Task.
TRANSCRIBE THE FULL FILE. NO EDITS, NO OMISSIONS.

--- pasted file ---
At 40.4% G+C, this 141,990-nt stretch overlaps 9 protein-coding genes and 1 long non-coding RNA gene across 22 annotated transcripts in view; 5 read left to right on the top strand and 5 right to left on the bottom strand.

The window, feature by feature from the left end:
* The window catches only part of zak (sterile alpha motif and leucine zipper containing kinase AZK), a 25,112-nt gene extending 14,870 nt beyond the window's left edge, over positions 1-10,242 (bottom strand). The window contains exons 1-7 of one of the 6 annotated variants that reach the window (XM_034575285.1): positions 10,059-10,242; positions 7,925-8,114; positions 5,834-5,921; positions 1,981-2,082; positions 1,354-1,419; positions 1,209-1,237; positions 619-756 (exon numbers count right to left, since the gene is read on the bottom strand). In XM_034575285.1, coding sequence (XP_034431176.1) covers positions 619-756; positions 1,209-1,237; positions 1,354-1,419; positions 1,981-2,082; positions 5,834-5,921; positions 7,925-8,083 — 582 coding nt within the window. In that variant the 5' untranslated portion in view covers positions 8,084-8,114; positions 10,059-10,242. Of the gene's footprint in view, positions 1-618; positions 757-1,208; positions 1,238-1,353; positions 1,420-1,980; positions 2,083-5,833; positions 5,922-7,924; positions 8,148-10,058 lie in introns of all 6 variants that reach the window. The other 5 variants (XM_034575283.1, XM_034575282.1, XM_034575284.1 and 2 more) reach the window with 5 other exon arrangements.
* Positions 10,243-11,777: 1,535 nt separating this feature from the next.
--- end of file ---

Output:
At 40.4% G+C, this 141,990-nt stretch overlaps 9 protein-coding genes and 1 long non-coding RNA gene across 22 annotated transcripts in view; 5 read left to right on the top strand and 5 right to left on the bottom strand.

The window, feature by feature from the left end:
* The window catches only part of zak (sterile alpha motif and leucine zipper containing kinase AZK), a 25,112-nt gene extending 14,870 nt beyond the window's left edge, over positions 1-10,242 (bottom strand). The window contains exons 1-7 of one of the 6 annotated variants that reach the window (XM_034575285.1): positions 10,059-10,242; positions 7,925-8,114; positions 5,834-5,921; positions 1,981-2,082; positions 1,354-1,419; positions 1,209-1,237; positions 619-756 (exon numbers count right to left, since the gene is read on the bottom strand). In XM_034575285.1, coding sequence (XP_034431176.1) covers positions 619-756; positions 1,209-1,237; positions 1,354-1,419; positions 1,981-2,082; positions 5,834-5,921; positions 7,925-8,083 — 582 coding nt within the window. In that variant the 5' untranslated portion in view covers positions 8,084-8,114; positions 10,059-10,242. Of the gene's footprint in view, positions 1-618; positions 757-1,208; positions 1,238-1,353; positions 1,420-1,980; positions 2,083-5,833; positions 5,922-7,924; positions 8,148-10,058 lie in introns of all 6 variants that reach the window. The other 5 variants (XM_034575283.1, XM_034575282.1, XM_034575284.1 and 2 more) reach the window with 5 other exon arrangements.
* Positions 10,243-11,777: 1,535 nt separating this feature from the next.